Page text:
Comment: Is GDP figure just a flush in the pan?

CONSTRUCTION in Scotland could be taking off at last. On the edge of Loch Lubnaig, just north of Callander, the finishing touches are being put to a giant concrete cludgie. It is way behind schedule and has missed the peak tourist season.

Bill Jamieson
Bill Jamieson
Bill Jamieson

Work has been fitful. Freezing weather held up building for months while the heat of recent weeks slowed proceedings. It is no thing of beauty. Local opinion is split as to whether it is an asset or liability. But the earth-movers are off-site and the “visitor facility” comprising toilets, picnic area, car parking, small retail kiosk and fresh water supply, should be formally opened in the next few weeks. Progress!

Might the concrete cludgie be a metaphor for “escape velocity” in the construction sector? Last week’s GDP numbers certainly suggest a mighty flush. Construction grew by 0.9 per cent quarter-on-quarter – a massive turnaround from the 8.3 per cent plunge recorded last year.

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By turning from a mighty minus to a positive plus, construction helped push overall growth up to 0.6 per cent in the April-June period, double the rate in the previous quarter and the strongest year-on-year improvement since the first quarter of 2011.

But several questions are begged here. First, given the remarkable volatility of statistical revisions, how reliable is this pick-up? Second, will the construction uplift be sustained at this pace? And third, given that we still have no recovery in investment spending, no overseas trade revival and no real “escape velocity”, what forward guidance on interest rates can we expect from the Bank of England?

Two announcements are due. The first, on Thursday of this week, is likely to see interest rates held at 0.5 per cent. The second, on 7 August, with the publication of the Bank’s authoritative Inflation Report, will bring the first detailed statement about forward guidance on monetary policy. This will give greater clarity on the Bank’s policy thinking, whether there should be further stimulus and if so, how much and in what form.

So the Monetary Policy Committee will be submitting the latest GDP numbers to intense scrutiny. As well it might. For the figures do require considerable caution as to what they tell us about the real state of our economy.

It seemed only yesterday that we were agonising about a triple-dip recession. But the triple hasn’t materialised and the second, according to the statisticians, never happened. Instead, there was one long dip that was larger than previously calculated, leaving output 4 per cent below its pre-crisis peak rather than 2.5 per cent below as previous data indicated.

This was due to an under-estimation of the price inflation of investment goods. Whether this will prove the end of revisioning is anyone’s guess.

At any rate, we should be wary of taking the first estimate of GDP performance as the final word. Previous GDP figures were depressed by low estimates of North Sea oil output. And numbers for the construction sector have proved particularly erratic and liable to alteration. So is last week’s GDP announcement definitive proof of a turnaround? “It is futile”, cautions Monument Securities economist Stephen Lewis, “to debate whether the 0.6 per cent quarterly growth in GDP represents a broadening of the recovery … The data do not admit of such fine judgments.”

As for construction in particular, there may well be, he adds, scope for this component of output to rebound in the second half of the year. But for GDP overall, year-on-year growth is hardly likely to sustain Q2’s 1.4 per cent rate because the statistical base effect will be less benign: the comparison will be with a period when GDP was boosted by the Olympic Games. Thus, he concludes, “it seems unlikely that year-on-year GDP growth for 2013 will much exceed 1 per cent”.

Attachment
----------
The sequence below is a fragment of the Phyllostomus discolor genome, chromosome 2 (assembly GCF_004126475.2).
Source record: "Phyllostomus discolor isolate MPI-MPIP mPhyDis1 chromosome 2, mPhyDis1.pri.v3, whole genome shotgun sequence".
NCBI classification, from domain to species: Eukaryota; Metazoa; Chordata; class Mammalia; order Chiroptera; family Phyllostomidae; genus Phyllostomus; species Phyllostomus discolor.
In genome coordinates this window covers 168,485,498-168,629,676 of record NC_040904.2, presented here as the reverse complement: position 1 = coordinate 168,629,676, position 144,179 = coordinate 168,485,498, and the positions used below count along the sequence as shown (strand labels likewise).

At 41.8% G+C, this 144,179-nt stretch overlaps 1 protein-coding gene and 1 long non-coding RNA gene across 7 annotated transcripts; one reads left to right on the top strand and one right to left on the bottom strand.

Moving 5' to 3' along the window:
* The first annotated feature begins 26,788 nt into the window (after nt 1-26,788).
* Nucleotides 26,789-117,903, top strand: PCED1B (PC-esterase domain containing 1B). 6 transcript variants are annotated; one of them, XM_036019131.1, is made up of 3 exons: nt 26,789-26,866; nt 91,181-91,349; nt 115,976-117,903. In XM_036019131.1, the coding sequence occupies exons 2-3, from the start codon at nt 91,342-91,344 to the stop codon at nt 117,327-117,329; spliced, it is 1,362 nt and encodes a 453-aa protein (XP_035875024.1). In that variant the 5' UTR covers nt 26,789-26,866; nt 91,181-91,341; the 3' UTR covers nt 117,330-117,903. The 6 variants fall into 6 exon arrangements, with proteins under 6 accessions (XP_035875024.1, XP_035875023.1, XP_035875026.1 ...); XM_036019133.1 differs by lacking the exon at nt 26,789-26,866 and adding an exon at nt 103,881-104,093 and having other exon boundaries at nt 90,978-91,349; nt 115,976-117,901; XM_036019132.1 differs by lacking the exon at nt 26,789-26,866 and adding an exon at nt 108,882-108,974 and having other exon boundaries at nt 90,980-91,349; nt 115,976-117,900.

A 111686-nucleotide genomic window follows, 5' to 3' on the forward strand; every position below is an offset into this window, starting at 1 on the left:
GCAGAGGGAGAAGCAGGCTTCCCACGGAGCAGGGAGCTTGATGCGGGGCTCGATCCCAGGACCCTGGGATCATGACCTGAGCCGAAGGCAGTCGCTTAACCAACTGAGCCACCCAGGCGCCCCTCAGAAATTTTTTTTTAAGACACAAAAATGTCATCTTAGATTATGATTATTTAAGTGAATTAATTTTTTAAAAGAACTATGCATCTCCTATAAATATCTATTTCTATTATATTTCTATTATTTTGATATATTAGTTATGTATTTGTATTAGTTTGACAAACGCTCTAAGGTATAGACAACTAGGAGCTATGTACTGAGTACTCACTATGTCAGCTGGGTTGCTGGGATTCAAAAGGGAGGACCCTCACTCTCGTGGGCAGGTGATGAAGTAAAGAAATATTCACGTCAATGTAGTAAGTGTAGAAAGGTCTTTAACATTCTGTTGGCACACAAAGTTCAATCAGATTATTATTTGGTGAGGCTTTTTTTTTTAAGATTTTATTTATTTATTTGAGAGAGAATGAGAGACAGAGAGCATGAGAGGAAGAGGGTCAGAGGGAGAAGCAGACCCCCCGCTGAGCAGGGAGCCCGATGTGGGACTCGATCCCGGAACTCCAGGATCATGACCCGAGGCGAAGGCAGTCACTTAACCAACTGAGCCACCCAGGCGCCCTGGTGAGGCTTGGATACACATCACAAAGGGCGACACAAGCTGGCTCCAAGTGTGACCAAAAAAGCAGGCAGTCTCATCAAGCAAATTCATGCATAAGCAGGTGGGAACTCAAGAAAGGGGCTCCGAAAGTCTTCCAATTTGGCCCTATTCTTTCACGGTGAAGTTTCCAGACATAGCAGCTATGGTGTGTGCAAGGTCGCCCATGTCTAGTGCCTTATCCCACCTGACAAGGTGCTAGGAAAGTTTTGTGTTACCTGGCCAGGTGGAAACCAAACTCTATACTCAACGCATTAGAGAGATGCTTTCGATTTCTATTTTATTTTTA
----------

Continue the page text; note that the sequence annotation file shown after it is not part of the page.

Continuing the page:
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However, this should be of help to the Chancellor as the budget projections for the public finances were based on markedly lower growth forecasts. A higher out-turn, bringing with it higher revenues by way of business tax and employment tax receipts and a lower than provisioned rise in welfare costs, augurs well for a sharper fall in the budget deficit than forecast. But there are still, of course, miles to go.

For the Bank, a more cautious reading of the GDP flash estimate is likely to keep monetary policy looser for longer. We are well away still from firm evidence of the sustained recovery required for Bank Governor Mark Carney and the MPC to be confident about any upward move in interest rates. Thus, while a decision on further money supply boosting (quantitative easing) is likely to be kept open for now, the steer we could well get from that forward guidance is that interest rates will not be rising for some considerable time. This, says Global Insight economist Howard Archer, should “help keep gilt yields down and will also encourage businesses and consumers to invest and spend more through providing greater certainty that their borrowing costs will not be increasing any time soon.” He expects interest rates will be kept at 0.5 per cent until at least the second half of 2015.

That in itself would mark a truly extraordinary period in the history of the UK economy. Interest rates have never had to be kept at such a low rate for such a long period, testimony to the depth of the recession.

But it should give the construction sector some confidence about the interest costs of those larger projects we need to see. We are certainly going to need more than that concrete cludgie for that grand ribbon-cutting ceremony called “escape velocity”.

Twitter: @Bill_Jamieson